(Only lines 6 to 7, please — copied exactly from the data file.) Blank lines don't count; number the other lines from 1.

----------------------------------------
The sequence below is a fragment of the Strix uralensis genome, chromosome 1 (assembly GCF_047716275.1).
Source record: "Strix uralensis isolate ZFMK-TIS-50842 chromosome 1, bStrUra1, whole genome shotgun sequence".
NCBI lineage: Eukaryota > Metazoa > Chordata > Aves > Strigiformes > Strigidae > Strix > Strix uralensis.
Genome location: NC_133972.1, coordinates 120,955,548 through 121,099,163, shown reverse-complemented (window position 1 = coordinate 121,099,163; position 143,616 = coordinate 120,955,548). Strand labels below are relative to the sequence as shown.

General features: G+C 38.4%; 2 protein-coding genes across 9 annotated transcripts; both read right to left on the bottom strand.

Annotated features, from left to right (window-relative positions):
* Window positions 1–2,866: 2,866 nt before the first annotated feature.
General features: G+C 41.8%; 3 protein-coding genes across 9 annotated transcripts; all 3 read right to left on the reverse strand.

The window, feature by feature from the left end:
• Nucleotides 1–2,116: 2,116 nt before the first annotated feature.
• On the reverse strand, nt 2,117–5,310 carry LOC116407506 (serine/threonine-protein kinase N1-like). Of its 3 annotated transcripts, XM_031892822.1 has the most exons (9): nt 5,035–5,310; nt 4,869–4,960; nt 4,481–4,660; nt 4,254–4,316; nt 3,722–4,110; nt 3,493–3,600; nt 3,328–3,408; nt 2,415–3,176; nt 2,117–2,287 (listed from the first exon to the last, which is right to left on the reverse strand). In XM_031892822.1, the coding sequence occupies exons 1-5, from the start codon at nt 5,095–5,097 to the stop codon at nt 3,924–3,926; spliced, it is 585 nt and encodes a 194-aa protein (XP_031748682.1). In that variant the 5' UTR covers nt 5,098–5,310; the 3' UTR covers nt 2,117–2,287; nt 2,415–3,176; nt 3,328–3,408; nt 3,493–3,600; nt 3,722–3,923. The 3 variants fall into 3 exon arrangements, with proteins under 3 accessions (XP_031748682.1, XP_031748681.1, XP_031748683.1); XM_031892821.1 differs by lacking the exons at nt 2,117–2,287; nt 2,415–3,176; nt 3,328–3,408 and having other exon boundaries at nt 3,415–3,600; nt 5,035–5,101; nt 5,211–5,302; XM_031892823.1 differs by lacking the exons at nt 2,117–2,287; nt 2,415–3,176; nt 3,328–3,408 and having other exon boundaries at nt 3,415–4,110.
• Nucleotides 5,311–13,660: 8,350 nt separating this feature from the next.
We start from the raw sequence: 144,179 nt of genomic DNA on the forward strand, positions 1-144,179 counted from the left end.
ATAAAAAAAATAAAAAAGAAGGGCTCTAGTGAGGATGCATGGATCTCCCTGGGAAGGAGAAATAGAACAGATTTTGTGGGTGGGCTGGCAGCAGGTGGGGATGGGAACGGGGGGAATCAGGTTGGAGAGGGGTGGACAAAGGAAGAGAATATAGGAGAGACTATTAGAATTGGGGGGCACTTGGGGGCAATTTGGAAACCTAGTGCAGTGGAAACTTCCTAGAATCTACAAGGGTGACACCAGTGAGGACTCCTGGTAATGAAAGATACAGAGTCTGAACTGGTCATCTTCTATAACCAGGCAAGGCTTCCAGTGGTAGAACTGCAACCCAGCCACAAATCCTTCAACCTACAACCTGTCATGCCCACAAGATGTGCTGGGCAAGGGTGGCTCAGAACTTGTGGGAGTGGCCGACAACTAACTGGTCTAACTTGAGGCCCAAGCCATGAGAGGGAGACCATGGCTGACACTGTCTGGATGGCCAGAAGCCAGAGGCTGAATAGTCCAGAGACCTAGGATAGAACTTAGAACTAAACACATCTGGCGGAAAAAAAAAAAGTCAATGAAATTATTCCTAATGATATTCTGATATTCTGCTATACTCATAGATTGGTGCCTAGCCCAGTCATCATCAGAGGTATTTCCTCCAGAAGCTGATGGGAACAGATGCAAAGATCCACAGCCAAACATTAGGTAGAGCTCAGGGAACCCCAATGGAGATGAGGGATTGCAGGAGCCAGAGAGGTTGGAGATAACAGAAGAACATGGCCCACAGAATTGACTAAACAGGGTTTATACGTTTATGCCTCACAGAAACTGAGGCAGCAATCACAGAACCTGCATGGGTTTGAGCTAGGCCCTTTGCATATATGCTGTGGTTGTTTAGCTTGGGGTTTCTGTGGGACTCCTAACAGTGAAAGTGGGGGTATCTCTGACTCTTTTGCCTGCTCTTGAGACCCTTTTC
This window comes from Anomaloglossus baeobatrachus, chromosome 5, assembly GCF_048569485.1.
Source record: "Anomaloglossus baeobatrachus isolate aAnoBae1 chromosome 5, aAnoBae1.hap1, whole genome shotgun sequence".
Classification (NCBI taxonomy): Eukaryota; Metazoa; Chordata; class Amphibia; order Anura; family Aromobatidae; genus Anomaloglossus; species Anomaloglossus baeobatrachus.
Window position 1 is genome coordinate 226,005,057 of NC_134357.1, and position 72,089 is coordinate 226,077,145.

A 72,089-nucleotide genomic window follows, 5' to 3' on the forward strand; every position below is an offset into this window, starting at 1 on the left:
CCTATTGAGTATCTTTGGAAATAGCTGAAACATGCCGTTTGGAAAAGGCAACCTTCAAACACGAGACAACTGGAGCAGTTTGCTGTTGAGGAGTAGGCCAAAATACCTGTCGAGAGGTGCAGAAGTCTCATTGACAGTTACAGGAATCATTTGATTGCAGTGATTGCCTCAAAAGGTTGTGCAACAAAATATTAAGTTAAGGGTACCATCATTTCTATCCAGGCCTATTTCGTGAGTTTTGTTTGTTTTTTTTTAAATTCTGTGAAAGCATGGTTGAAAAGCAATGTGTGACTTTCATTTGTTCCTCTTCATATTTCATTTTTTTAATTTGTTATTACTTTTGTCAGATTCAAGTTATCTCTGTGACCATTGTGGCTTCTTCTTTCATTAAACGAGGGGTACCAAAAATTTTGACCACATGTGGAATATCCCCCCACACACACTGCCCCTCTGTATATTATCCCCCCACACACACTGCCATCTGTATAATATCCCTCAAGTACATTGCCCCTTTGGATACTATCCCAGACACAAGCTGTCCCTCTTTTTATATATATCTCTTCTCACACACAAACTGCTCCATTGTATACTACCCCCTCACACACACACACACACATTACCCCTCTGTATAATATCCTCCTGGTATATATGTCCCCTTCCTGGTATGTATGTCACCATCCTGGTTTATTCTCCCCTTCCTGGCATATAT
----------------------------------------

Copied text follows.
Annotated features, from left to right (window-relative positions):
* Window positions 1–2,866: 2,866 nt before the first annotated feature.